The free radical scavengers BHA and GSH completely prevented ROS production induced by 10 µM TBBPA, whereas with 25 µM TBBPA the production of ROS was totally inhibited in the presence of GSH, but less efficiently, and only by 78 %, when BHA was applied. Inhibitor of MPTP formation cyclosporin A (5 µM), had no significant effect on the production of ROS in CGC challenged with 10 and 25 µM TBBPA (Fig. 2).

Effect of TBBPA on Antioxidant Potential of CGC

In order to evaluate the endogenous antioxidant potential of CGC challenged with TBBPA, GSH content and catalase activity were assessed. As presented in Fig. 3, incubation of CGC with TBBPA results in a concentration-dependent decrease in the GSH content. The decrease in GSH level in CGC evoked by 10 µM TBBPA was completely prevented in the presence of NMDAR and RyR antagonists, and also in the presence of the exogenous free radical scavengers GSH and BHA (Fig. 3). Similar protective effects were exerted by other free radical scavengers, 1 mM N-acetylocysteine (NAC) and 1 mM vit. C (results not shown). A decrease in GSH content in the cultured neurons induced by 25 µM TBBPA was reduced only partially (by 44.3 %) by the mixture of bastadin 12, ryanodine and MK-801, and more efficiently, by 70.5 and 75.5 %, in the presence of GSH or BHA, respectively.

Fig. 3
Decreases in the content of the reduced glutathione (GSH) in primary CGC cultures challenged for 30 min with TBBPA. a The effects of different concentrations of TBBPA and vehicle (0.5 % DMSO) on the GSH content. b Modulation of the effects ...

Incubation of CGC for 30 min with TBBPA (7.5, 10 and 25 µM) reduced catalase activity in a concentration-dependent manner, by 28, 32 and 41, respectively (Fig. 4). These effects induced by 10 µM TBBPA were completely reversed only by GSH, whereas a decrease in catalase activity induced by 25 µM TBBPA was significantly reduced by GSH, BHA and the combination of RyR and NMDAR antagonists (Fig. 3). Figure 4a also shows that there was a 20 % increase in catalase activity in control cells (no TBBPA treatment) after 30 min incubation in the presence of BHA. This is likely due to the effect of the ethanol (0.01 %) used as a vehicle for the BHA, since ethanol by itself increased catalase activity by 28 %.

Fig. 4
Decreases in catalase activity after 30-min incubation of CGC cultures with TBBPA. a The effects of different concentrations of TBBPA and vehicle (0.5 % DMSO) on the activity of catalase. b Modulation of the effects of 10 and 25 µM ...

TBBPA-Induced Depolarization of Mitochondria

Changes in the mitochondrial membrane potential ([increment]Ψm) in CGC cultures treated with TBBPA were evaluated using the fluorescent probe rhodamine 123 (Rh123). As shown in Fig. 5a, the application of TBBPA resulted in a rapid concentration-dependent increase in the Rh123 fluorescence, which represents a decrease in [increment]Ψm. The mixture of RyR and NMDAR antagonists completely prevented this effect in the 10 µM TBBPA treatment, whereas in the 25 µM TBBPA treatment depolarization of mitochondria was reduced by 67.3 % (Fig. 5). The free radical scavengers GSH and BHA had no statistically significant effects on depolarization of mitochondria in CGC treated with 10 µM TBBPA. In the 25 µM TBBPA treatment, a decrease in [increment]Ψm was significantly potentiated in the presence of GSH, whereas BHA had no significant effect. The addition of 5 µM cyclosporin A, which is known to inhibit the formation of the mitochondrial permeability transition pores (MPTP), did not significantly prevent decreases in [increment]Ψm induced by the 10 and 25 µM TBBPA treatments (Fig. 5).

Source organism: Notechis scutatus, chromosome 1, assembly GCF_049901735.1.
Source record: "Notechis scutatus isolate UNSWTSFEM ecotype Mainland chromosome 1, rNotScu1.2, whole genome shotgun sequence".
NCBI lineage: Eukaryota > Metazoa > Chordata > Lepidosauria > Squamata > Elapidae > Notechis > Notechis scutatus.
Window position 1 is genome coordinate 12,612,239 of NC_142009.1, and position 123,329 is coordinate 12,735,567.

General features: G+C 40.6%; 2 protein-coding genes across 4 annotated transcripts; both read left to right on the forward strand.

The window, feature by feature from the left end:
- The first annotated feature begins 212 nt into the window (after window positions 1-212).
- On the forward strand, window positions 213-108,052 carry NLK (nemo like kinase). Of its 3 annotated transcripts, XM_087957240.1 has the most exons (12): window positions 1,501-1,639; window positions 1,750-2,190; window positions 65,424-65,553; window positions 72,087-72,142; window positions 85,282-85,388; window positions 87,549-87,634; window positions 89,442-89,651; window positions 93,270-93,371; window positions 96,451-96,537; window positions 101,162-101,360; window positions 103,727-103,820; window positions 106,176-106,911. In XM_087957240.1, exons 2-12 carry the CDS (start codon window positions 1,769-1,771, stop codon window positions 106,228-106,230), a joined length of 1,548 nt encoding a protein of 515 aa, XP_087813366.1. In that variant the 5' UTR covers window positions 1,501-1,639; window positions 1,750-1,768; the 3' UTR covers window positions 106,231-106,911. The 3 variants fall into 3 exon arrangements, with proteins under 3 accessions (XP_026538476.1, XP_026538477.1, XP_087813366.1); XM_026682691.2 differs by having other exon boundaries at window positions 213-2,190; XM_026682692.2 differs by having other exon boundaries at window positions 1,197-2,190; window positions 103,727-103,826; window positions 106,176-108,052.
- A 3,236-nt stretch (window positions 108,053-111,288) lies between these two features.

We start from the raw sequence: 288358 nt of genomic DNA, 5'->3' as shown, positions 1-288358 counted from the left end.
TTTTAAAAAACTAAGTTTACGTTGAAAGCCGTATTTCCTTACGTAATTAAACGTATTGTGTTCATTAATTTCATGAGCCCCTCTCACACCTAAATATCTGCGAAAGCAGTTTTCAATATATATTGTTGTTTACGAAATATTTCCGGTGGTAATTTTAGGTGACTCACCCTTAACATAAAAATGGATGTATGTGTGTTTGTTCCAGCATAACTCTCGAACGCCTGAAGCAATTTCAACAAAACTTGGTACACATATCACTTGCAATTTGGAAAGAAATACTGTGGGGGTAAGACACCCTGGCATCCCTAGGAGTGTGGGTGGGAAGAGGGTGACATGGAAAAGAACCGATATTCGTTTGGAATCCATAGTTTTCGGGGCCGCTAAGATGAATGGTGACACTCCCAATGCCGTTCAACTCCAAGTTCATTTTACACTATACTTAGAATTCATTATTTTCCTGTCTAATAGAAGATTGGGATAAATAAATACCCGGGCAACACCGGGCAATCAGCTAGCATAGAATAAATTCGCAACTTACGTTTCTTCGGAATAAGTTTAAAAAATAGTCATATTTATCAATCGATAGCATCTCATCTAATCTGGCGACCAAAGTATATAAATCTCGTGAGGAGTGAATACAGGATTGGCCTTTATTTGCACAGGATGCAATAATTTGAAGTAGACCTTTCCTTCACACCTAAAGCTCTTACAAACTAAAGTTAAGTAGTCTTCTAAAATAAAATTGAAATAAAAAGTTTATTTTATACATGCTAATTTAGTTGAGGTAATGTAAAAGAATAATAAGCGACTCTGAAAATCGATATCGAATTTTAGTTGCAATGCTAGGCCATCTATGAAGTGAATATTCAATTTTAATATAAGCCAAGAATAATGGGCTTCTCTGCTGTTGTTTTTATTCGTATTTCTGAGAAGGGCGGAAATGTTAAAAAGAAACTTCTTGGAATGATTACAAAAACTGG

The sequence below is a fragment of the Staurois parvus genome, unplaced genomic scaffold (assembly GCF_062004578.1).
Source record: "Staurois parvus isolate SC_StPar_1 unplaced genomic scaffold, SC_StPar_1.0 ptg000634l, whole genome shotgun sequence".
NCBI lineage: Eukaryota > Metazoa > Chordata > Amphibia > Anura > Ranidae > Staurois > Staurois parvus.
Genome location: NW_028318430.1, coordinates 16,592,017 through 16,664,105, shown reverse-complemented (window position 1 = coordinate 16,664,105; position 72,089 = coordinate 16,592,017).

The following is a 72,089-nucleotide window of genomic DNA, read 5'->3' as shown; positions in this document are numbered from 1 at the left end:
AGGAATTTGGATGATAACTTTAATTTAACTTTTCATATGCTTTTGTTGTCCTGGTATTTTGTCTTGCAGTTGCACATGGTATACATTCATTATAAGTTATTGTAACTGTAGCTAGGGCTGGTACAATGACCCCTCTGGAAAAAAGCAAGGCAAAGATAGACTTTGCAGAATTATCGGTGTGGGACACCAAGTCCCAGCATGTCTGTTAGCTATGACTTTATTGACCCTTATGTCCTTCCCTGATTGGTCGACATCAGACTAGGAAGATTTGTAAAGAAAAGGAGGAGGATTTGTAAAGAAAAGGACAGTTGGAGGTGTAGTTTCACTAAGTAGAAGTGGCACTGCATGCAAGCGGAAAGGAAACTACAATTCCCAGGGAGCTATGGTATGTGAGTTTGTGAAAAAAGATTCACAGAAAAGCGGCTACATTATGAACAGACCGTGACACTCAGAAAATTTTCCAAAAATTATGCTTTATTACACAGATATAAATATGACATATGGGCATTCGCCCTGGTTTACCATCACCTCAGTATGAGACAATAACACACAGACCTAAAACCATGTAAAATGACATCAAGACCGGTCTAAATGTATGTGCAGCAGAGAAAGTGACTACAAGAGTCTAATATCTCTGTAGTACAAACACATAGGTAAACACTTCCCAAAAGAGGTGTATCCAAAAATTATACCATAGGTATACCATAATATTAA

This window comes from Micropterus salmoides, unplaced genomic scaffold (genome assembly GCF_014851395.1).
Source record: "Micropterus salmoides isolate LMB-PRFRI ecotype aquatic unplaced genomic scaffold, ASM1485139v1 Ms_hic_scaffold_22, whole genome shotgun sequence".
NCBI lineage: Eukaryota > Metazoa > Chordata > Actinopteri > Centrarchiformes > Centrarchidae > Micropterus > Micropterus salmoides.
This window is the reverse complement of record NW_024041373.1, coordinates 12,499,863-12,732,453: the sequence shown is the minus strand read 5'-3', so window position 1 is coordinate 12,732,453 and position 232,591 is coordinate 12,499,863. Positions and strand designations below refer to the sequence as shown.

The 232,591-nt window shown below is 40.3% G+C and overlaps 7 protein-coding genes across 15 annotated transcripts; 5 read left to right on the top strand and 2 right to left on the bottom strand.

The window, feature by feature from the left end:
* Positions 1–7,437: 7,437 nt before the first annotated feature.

Reduction of Viability of CGC Challenged with TBBPA

Figure 6 shows that the acute treatment of CGC cultures with TBBPA results in a concentration-dependent decrease in the number of live neurons 24 h later. Antagonists of RyR and NMDAR, applied in combination, partially suppressed the decrease in neuronal viability induced by 10 and 25 µM TBBPA by 44.2 and 48.4 %, respectively (Fig. 6). A similar level of neuroprotection was observed in the presence of the free radical scavengers GSH or BHA. Co-application of RyR and NMDAR antagonists with GSH or BHA further increased neuronal viability in cultures treated with both concentrations of TBBPA, although complete neuroprotection was not achieved (Fig. 6). Figure 6 shows that 0.5 µM cyclosporin A had no neuroprotective effect, whereas 5 and 10 µM cyclosporin A strongly suppressed the decrease in neuronal viability; however, this neuroprotection was restricted to the 10 µM TBBPA treatment.

Fig. 6
Reduction of viability of CGC cultures 24 h after 30-min exposure to TBBPA. a The concentration-dependent effects of TBBPA versus vehicle (0.5 % DMSO), and their modulation by MPTP inhibitor cyclosporin A (CsA). b Modulation of the effects ...